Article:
Gabon: Focus on value-added industry
Industrial development is still relatively modest in Gabon, as the economy has traditionally relied on revenues from unprocessed exports of its abundant natural resources, including timber and oil, as well as minerals such as manganese and iron ore. However, while hydrocarbons exports still constitute the primary source of foreign currency receipts, Gabon’s petroleum reserves are diminishing, lending a new urgency to the government’s diversification strategy, Gabon Emergent, which in turn is drawing in a number of new private foreign ventures.
Both government policy and new public-private partnerships (PPPs) are increasingly oriented toward the build-up of local industry. For example, a PPP signed with the South Korean energy conglomerate SK Energy in July will expand Gabon’s upstream capabilities through the construction of a new oil refinery in Port-Gentil, which should help to strengthen Gabon’s position on the regional and European energy markets.
Plans for two new special economic zones (SEZs) in Nkok, near Libreville, and Île Mandji in Port-Gentil, should help to facilitate the introduction of several industries, including petroleum and derivative products, petrochemicals and timber processing. The SEZ at Nkok, which is owned by Singapore agricultural conglomerate Olam and is already underway, and the planned site in Port-Gentil will both provide incentives for forestry companies looking to establish operations in these areas.
The new SEZs will play an important role in the government’s effort to push wood processing in Gabon into more sophisticated second- and third-stage processing and derivative industries. Currently, the country, which has some 14m ha of exploitable rain forest, has an export ban on unprocessed timber, which was phased in starting March 2010.
Processing capacity was vastly underprepared for the ban but has since begun to move slowly upwards to better accommodate export demand. SEZs offer a number of incentives, such as a 10-year income tax exemption, freedom of financial transfers, as well as reduced travel costs and labour restrictions, all of which will be critical in attracting industrial operations that are not currently present in Gabon.
The new tactics are beginning to come to fruition, most recently following the announcement that India-based Ellora Paper Mills has reportedly signed an agreement to launch a paper pulp factory at Nkok, a vote of confidence which will likely pave the way for other timber-derivative operations.
For established companies in the timber sector, the transition has been a difficult one. A number of smaller raw timber providers dropped out of the market, as exporters slowed their activities and focused on building up their processing capability to comply with the raw timber ban. Many of the major firms have invested heavily in processing plants and equipment, which should eventually help local industry reach higher levels of product quality and sophistication. While much of the activity is still concentrated at the first stage, many companies are looking to develop new, higher-cost products to make up for losses in 2010/11.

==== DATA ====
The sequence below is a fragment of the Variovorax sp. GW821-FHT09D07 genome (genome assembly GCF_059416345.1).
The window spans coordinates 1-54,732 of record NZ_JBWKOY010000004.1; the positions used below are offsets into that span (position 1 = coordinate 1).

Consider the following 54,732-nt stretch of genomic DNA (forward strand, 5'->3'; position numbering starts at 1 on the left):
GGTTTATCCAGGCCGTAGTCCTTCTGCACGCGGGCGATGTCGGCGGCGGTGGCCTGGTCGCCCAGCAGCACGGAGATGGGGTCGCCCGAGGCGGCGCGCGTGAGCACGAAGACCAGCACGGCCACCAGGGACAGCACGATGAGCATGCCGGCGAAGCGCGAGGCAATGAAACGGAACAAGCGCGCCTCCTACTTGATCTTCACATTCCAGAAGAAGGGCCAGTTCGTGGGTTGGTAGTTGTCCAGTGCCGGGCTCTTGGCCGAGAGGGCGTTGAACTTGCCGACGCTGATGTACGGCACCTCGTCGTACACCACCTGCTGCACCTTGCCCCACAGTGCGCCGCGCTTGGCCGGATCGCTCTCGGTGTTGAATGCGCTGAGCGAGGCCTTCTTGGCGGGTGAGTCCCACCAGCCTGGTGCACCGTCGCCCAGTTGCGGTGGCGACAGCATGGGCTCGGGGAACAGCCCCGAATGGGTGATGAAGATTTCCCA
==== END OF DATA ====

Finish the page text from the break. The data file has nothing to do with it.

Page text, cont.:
Both public and private investment have been critical to this effort. The national forestry operator, the National Timber Company of Gabon (Société Nationale des Bois du Gabon, SNBG), recently completed the construction of three new processing facilities in Owendo, which are expected to increase the company’s transformation capacity to 250,000 cu metres per year and considerably expand its second-stage processing capacity.
In addition to support from the government − a major stakeholder of SNBG − the investment was facilitated by a CFA9bn (€13.72m) loan awarded to SNBG by the Development Bank of Central African States, in partnership with two regional banks, Banque Internationale pour le Commerce et l'Industrie du Gabon (BICIG) and Ecobank.
Private operators have also fuelled their own investment projects to boost local capacity. Swiss firm Precious Woods, known for working with rare species of wood, expanded the capacity of its hardwood sawmill in 2011, which has permitted the company to offer new products. The introduction of air-dried rotary cut veneer and various products made of lesser-known species such as Faro, Omvong and Niové, have helped to expand the company’s customer portfolio in 2011.
While increasing capacity bodes well, the forestry sector still has a long way to go before reaching full industrialisation. The volume of wood exports decreased by 71.6% from 2010/11, as the new regulation came into effect before local processing could adjust. The slowdown of exports has been further complicated in 2012 by transport bottlenecks, which are expected to hamper domestic production through the end of the year.
While sector industrialisation cannot be expected overnight, the government’s efforts to step up local value-added activity have begun to show positive results, boosting local production and attracting further investment from the private sector. The remaining challenge is to ensure that improvements to the transport network and workforce training match the pace of industrialisation.